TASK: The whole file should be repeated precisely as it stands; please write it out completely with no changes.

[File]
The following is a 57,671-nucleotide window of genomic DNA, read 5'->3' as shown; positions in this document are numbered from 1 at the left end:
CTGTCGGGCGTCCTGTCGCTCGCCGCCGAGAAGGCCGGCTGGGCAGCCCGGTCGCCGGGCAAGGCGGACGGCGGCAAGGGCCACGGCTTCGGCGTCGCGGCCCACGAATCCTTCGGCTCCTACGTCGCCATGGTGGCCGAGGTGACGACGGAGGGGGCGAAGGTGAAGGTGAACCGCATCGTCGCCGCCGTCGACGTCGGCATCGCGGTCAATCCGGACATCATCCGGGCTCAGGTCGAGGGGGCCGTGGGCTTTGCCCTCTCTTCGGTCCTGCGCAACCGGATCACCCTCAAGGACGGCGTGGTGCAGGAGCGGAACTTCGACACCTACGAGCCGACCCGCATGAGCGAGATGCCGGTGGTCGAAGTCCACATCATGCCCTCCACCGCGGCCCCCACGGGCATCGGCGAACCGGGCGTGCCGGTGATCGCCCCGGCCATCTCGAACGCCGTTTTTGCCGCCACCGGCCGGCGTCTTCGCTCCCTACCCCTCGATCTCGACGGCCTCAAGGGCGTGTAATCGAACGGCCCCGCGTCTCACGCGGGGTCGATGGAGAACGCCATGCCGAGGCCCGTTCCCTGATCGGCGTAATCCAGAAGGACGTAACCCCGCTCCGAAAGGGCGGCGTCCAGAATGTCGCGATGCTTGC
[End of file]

The following is a 57,671-nucleotide window of genomic DNA, read 5'->3' as shown; positions in this document are numbered from 1 at the left end:
CTGTCGGGCGTCCTGTCGCTCGCCGCCGAGAAGGCCGGCTGGGCAGCCCGGTCGCCGGGCAAGGCGGACGGCGGCAAGGGCCACGGCTTCGGCGTCGCGGCCCACGAATCCTTCGGCTCCTACGTCGCCATGGTGGCCGAGGTGACGACGGAGGGGGCGAAGGTGAAGGTGAACCGCATCGTCGCCGCCGTCGACGTCGGCATCGCGGTCAATCCGGACATCATCCGGGCTCAGGTCGAGGGGGCCGTGGGCTTTGCCCTCTCTTCGGTCCTGCGCAACCGGATCACCCTCAAGGACGGCGTGGTGCAGGAGCGGAACTTCGACACCTACGAGCCGACCCGCATGAGCGAGATGCCGGTGGTCGAAGTCCACATCATGCCCTCCACCGCGGCCCCCACGGGCATCGGCGAACCGGGCGTGCCGGTGATCGCCCCGGCCATCTCGAACGCCGTTTTTGCCGCCACCGGCCGGCGTCTTCGCTCCCTACCCCTCGATCTCGACGGCCTCAAGGGCGTGTAATCGAACGGCCCCGCGTCTCACGCGGGGTCGATGGAGAACGCCATGCCGAGGCCCGTTCCCTGATCGGCGTAATCCAGAAGGACGTAACCCCGCTCCGAAAGGGCGGCGTCCAGAATGTCGCGATGCTTGC